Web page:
With each passing stage, Dorenbos gets closer to the $1 million grand prize — but not without a few anxious moments.

"It's a waiting game," Dorenbos said Thursday of the judges determining his fate. "Because it's a variety show there's a lot of completely different acts. I think the important thing is, at least for me, is don't try to compete with them. Be who you are and focus more on what makes you unique and what makes you interesting and try and highlight that and then hopefully the act follows."

A big part of what makes Dorenbos unique is his tragic back story. When Dornebos was 12, his father killed his mother at the family's home in Seattle. Dorenbos was left with a lot of confusion, but channeled that into something positive.

Magic has been a big part of his life since he was 16. He's used it to help himself heal and he hopes it has done the same for others. He's shared his story of success through tragedy with kids who have been through similar situations.

"At first when I was a rookie and I was young, it was a little awkward for me," Dorenbos said of sharing his story.

"You eventually start seeing that you're not alone and we're all in this together and if we just kind of help each other out and share our experiences and how we got through stuff and you can help, maybe that's why I was put here. I can share my message through the way I perform. If that's the case then it's pretty cool, man. That's a big responsibility and a big honor."

People have constantly asked Dornebos how he manages to balance his newfound celebrity magician status with his day job of being a professional football player. When you put it in perspective, it's really not that difficult considering what he's been through.

Then again, with this training camp comes something the two-time Pro Bowler has never truly experienced with the Eagles: Competition. The team brought in undrafted rookie free-agent long snapper John DePalma out of West Virginia.

Whether it's on the gridiron or on the stage, Dorenbos doesn't sweat the competition.

"I don't really worry about [the competition]. I don't really care," Dorenbos said. "And it's in the most respectful way possible and I want everybody to have success and I want everybody to do well but if I worry about other people, then all of the sudden I'm not worried about myself. If you worry too much about other people and you don't handle your own business, then it's a missed opportunity on your own stupidity."

When it comes to scheduling conflicts, that's another thing Dorenbos doesn't really worry about. He knows his teammates are in his corner. 

Head coach Doug Pederson had the team watch his latest trick on Tuesday night. Some of his teammates shared pictures of the Eagles watching Dorenbos. He was genuinely appreciative of their support, saying he doesn't "think anything feels better than when you get the respect of your teammates."

As for America's Got Talent, Dorenbos doesn't know how long the ride will last, but he's enjoying it. Just like his football career, he's leaving it all out there and not leaving a single trick up his sleeve.

"To me, you gotta let it ride and worry about the next one later," he said, "because if you save it, then what's the point?"

Darren Sproles signs 1-year extension with Eagles

Darren Sproles signs 1-year extension with Eagles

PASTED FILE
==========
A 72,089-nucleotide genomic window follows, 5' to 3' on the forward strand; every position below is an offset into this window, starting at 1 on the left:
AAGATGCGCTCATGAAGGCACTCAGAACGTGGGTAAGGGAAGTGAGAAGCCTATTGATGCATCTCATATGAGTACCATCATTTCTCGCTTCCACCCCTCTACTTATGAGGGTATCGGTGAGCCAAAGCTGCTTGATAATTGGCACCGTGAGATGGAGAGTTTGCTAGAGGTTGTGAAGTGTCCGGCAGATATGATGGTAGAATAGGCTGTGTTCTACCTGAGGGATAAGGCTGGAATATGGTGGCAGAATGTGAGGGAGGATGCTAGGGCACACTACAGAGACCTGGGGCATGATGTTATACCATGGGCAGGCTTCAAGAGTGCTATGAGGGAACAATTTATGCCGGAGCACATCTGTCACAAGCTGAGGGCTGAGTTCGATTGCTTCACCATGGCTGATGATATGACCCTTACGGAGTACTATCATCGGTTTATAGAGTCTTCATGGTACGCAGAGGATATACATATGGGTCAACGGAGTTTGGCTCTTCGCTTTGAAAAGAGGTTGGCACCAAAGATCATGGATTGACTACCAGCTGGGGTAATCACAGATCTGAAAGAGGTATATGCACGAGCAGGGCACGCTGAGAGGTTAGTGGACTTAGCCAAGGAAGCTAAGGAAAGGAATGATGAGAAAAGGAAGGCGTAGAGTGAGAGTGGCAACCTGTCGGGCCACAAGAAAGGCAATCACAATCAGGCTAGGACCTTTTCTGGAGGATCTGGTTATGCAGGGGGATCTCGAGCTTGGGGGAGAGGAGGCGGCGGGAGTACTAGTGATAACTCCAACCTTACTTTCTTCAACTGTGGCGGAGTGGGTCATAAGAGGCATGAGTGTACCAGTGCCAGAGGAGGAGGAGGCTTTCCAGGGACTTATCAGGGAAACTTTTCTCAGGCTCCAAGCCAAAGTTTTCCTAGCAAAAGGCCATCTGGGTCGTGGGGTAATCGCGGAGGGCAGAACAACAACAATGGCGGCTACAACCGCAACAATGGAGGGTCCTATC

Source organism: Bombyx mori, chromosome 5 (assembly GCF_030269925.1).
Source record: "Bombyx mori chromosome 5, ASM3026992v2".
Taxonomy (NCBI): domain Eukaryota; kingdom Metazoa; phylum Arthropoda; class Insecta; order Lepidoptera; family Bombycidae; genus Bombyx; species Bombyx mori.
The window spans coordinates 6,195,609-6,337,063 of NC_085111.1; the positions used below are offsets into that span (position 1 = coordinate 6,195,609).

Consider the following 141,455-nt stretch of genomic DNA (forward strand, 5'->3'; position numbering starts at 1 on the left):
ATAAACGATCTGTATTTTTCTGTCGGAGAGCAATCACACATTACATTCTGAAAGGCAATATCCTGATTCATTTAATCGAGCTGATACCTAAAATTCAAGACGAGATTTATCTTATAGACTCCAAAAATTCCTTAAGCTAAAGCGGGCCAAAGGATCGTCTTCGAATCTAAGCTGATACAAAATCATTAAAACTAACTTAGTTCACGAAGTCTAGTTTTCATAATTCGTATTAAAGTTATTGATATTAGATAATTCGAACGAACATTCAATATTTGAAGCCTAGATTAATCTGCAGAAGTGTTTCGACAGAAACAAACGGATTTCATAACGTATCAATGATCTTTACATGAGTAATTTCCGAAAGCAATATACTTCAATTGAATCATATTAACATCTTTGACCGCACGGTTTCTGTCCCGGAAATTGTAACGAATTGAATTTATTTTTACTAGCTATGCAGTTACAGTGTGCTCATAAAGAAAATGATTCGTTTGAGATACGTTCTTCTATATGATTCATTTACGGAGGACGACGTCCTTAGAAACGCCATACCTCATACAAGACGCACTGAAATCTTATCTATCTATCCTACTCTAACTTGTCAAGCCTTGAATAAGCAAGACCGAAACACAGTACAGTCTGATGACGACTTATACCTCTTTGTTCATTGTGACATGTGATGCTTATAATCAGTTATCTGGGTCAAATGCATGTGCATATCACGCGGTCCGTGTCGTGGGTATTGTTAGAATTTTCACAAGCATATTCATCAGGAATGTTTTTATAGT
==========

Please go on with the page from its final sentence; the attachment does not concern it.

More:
The Eagles signed veteran running back and punt returner Darren Sproles to a one-year contract extension Friday morning.

Terms of the deal were not made immediately available by the team, but NFL Network's Ian Rapoport reports the deal is for $4.5 million. That would represent a $1 million raise from the $3.5 million base salary Sproles was set to earn in 2016. Rapoport also reports that the Eagles have moved money from the extension into this season. 

Sproles, a Pro Bowler in each of his two seasons with the Eagles, is now signed through 2017. He was due to become a free agent after this season.

Sproles skipped the Eagles’ voluntary organized offseason workouts and the given reason was to spend more time with his family in San Diego. But Sproles’ contract status certainly could have played a role in his reason to stay away.

Sproles, 33, is tied for seventh in NFL history with Dave Meggett with seven career punt returns for touchdowns.

After five years with the Chargers and three with the Saints, he has enjoyed a career resurgence with the Eagles, making his first two Pro Bowl teams and becoming only the second player in NFL history with four or more punt return TDs after his 30th birthday. The other is Hall of Famer Deion Sanders.

In his career, Sproles has 2,867 rushing yards and 20 touchdowns with a 5.0 average rushing and 473 receptions for 4,156 yards and 28 more touchdowns.

With 133 more rushing yards and 27 more receptions, Sproles will become only the 12th player in NFL history with 3,000 rushing yards and 500 receptions.

Sproles' 5.0 career rushing average is 14th-highest in NFL history among non-quarterbacks with at least 500 rushing attempts.

In two seasons with the Eagles, he has 646 rushing yards and 95 receptions, although his 3.8 rushing average last year was well below his career average.

He has two punt return TDs in each of his seasons with the Eagles and is one of only seven NFL players in history with consecutive seasons with multiple punt return touchdowns.

Sproles entered the league as the Chargers’ fourth-round draft pick in 2005. The Eagles acquired him – or stole him – from the Saints in March 2014 in exchange for a fifth-round pick.

That pick turned out to be Ronald Powell, a linebacker who played in just 14 career games and is not currently in the league.